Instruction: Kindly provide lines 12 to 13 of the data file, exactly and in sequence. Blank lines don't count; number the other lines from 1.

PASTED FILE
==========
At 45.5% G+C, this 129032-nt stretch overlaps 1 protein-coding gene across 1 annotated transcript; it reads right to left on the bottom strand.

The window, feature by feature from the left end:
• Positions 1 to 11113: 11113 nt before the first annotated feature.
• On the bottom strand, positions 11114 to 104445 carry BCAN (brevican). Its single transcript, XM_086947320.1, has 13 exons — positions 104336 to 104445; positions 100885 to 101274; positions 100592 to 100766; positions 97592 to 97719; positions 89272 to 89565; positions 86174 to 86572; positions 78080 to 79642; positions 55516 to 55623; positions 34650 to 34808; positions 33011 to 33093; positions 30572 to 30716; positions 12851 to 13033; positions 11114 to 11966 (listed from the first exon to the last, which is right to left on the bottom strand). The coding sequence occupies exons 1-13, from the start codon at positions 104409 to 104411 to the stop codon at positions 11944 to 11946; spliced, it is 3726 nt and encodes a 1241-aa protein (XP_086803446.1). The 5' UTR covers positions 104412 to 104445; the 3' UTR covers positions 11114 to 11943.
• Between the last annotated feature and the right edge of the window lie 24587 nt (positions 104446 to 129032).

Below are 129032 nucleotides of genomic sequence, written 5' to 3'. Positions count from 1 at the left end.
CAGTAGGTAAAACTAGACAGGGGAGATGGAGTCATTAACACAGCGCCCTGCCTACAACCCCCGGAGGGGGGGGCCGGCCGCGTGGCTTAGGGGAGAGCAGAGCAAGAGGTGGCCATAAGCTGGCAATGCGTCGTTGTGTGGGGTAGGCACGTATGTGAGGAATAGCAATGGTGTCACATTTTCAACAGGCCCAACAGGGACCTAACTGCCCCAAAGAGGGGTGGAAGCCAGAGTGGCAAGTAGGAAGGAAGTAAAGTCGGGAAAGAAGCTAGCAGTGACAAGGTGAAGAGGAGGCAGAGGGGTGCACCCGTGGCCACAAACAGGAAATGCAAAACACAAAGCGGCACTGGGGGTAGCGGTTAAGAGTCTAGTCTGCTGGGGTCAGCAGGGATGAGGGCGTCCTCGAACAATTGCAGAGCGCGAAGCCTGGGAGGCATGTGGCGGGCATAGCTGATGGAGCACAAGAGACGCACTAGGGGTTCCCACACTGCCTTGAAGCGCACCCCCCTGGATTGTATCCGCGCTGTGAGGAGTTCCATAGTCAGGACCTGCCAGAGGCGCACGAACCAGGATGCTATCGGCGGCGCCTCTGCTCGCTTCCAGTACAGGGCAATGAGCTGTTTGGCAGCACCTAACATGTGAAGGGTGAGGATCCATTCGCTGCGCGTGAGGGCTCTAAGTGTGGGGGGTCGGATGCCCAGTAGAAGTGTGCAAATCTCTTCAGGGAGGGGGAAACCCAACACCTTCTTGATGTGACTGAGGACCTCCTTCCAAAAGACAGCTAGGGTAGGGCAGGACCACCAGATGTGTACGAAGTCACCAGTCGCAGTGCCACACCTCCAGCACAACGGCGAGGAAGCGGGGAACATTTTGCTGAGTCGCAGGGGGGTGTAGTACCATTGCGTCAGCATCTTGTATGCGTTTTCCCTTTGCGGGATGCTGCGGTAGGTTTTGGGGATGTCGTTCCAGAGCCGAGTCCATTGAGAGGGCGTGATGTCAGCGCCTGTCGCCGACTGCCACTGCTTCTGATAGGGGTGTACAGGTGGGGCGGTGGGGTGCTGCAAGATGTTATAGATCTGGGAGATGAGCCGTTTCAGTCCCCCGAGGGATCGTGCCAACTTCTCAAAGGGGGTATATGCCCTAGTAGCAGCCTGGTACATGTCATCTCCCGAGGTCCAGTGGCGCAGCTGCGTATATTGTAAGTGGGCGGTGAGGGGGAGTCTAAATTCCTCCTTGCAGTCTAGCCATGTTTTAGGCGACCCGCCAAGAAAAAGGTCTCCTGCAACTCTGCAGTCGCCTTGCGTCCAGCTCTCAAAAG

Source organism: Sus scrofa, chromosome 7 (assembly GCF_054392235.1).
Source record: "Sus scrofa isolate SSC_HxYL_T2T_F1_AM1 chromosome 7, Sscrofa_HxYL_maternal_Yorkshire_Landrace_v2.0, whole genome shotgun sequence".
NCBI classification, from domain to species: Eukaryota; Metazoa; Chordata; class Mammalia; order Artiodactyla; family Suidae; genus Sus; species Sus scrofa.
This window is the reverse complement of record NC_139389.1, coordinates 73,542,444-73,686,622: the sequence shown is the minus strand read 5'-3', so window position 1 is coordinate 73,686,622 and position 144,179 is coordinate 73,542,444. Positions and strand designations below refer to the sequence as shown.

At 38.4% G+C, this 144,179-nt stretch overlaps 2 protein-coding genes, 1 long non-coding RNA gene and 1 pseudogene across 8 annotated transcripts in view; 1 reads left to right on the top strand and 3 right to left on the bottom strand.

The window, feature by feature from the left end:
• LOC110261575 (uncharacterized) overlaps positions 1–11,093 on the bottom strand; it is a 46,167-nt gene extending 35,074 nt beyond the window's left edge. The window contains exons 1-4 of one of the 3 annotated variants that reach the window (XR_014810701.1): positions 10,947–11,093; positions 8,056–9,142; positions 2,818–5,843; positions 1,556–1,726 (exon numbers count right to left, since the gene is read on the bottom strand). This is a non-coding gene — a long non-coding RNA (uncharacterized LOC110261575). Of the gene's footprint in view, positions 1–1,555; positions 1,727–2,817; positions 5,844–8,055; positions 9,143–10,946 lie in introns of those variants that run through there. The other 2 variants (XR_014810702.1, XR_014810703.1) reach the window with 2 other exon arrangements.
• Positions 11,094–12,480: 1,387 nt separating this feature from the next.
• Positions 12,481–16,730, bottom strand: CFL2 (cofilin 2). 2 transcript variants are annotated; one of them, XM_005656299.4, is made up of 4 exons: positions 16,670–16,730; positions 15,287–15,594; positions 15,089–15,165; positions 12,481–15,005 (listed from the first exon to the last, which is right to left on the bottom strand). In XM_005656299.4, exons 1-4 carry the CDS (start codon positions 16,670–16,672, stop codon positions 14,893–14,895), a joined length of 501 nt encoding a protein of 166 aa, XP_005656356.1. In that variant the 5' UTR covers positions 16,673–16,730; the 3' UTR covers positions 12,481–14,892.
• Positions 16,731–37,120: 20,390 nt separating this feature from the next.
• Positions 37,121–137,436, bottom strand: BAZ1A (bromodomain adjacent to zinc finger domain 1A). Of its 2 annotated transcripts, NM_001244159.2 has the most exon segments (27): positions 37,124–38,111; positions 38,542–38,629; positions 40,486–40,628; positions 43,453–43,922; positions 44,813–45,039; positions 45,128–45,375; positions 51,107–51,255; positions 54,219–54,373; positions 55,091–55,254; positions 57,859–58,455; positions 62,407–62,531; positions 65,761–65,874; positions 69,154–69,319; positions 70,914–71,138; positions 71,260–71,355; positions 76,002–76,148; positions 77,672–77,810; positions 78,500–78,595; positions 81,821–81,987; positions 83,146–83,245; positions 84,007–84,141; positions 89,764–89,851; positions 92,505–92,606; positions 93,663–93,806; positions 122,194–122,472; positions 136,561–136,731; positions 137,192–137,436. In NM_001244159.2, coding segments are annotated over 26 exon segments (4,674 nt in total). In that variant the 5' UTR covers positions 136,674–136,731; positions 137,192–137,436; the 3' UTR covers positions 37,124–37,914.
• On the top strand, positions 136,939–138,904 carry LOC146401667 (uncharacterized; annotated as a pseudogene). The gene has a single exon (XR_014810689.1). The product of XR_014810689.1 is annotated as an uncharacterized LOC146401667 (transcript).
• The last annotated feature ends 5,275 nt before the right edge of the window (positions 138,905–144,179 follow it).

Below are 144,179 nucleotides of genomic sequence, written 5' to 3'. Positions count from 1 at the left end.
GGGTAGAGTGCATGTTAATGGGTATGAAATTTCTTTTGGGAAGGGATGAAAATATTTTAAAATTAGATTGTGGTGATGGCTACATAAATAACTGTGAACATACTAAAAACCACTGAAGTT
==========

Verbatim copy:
At 38.4% G+C, this 144,179-nt stretch overlaps 2 protein-coding genes, 1 long non-coding RNA gene and 1 pseudogene across 8 annotated transcripts in view; 1 reads left to right on the top strand and 3 right to left on the bottom strand.

The window, feature by feature from the left end: